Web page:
Python for Entrepreneurs Transcripts
Chapter: Digging Further into Git
Lecture: Git pull

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0:01 You've made some changes to your repository on GitHub through the web user interface, or one of your collaborators has pushed some changes to GitHub,
0:09 how do you get that code into your local repository? That is where the opposite of the "git push" command comes in - "git pull".
0:15 "git pull" will take the commits and the code within those commits from a remote repository and pull it down into your local repository,
0:24 you've already got the hang on the "git push" command so we'll slide back over into terminal and you can take a look at how this one works.
0:30 We just made our change directly on GitHub, now what this means is there a remote repository
0:34 that is stored on GitHub is one commit ahead of our local repository, this situation can also come up when other people that you are working with
0:42 commit and then push up their code to the central repository that is stored on GitHub. It needs some way to take those new commits
0:50 and bring them down to your local Git repository, let's do this now with the "git pull" command,
0:55 I've switched over into my Full Stack Python local repository, we can say if we type "get status", there is no in progress changes
1:03 that have not yet been committed, however, if we use the "git log" command and we just say "give me the last commit",
1:09 we'll see "add markdown stub page", but that is not the latest commit that was actually created on GitHub.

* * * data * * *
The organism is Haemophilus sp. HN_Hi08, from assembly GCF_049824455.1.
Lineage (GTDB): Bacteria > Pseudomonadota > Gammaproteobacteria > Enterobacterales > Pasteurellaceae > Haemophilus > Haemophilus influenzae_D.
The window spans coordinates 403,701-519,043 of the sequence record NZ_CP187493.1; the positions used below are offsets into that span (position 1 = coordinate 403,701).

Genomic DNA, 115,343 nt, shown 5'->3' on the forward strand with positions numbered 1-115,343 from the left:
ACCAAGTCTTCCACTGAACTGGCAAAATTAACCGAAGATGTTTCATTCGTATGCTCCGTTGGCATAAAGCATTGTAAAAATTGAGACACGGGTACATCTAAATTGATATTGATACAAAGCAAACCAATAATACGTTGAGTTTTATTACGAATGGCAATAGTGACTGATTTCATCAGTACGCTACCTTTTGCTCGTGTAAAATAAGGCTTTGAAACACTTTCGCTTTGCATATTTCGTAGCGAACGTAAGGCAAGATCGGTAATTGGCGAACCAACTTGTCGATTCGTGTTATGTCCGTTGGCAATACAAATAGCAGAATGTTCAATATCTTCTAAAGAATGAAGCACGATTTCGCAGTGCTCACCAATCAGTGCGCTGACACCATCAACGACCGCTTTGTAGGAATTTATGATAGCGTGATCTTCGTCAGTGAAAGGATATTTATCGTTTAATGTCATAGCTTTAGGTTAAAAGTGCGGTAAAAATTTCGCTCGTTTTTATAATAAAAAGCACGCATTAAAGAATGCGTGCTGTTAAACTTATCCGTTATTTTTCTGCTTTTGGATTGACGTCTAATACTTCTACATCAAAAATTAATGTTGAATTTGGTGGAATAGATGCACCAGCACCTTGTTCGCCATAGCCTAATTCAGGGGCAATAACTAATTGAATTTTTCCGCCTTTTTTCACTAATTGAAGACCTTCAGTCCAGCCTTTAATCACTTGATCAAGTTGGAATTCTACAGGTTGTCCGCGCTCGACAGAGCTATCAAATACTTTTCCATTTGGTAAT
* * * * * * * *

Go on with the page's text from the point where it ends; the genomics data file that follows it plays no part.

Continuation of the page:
1:15 So now we can say "git pull" and then specify where we want to pull from, so I want to pull from origin, but before we do that,
1:22 let's take a look with the git remote command and we'll see that origin is set up for Matt Makai Git repository,
1:30 that is the right location and we can say "git pull origin" and now it's going to pull down the changes from a certain branch,
1:37 so I made those changes in the GitHub pages branch, and I'll press enter and now we get our changes that we made
1:43 directly through the GitHub web user interface and we pulled down that latest commit. So just as we used "git push" earlier when we made local changes,
1:52 we can use "git pull" to pull down changes from remote repositories. And that is how you keep everything in sync.
1:58 We've covered a lot of ground in this chapter, but with all these commands, you are in great shape to keep track of all the changes in your repository
2:05 and along with GitHub, work with other collaborators on your project.

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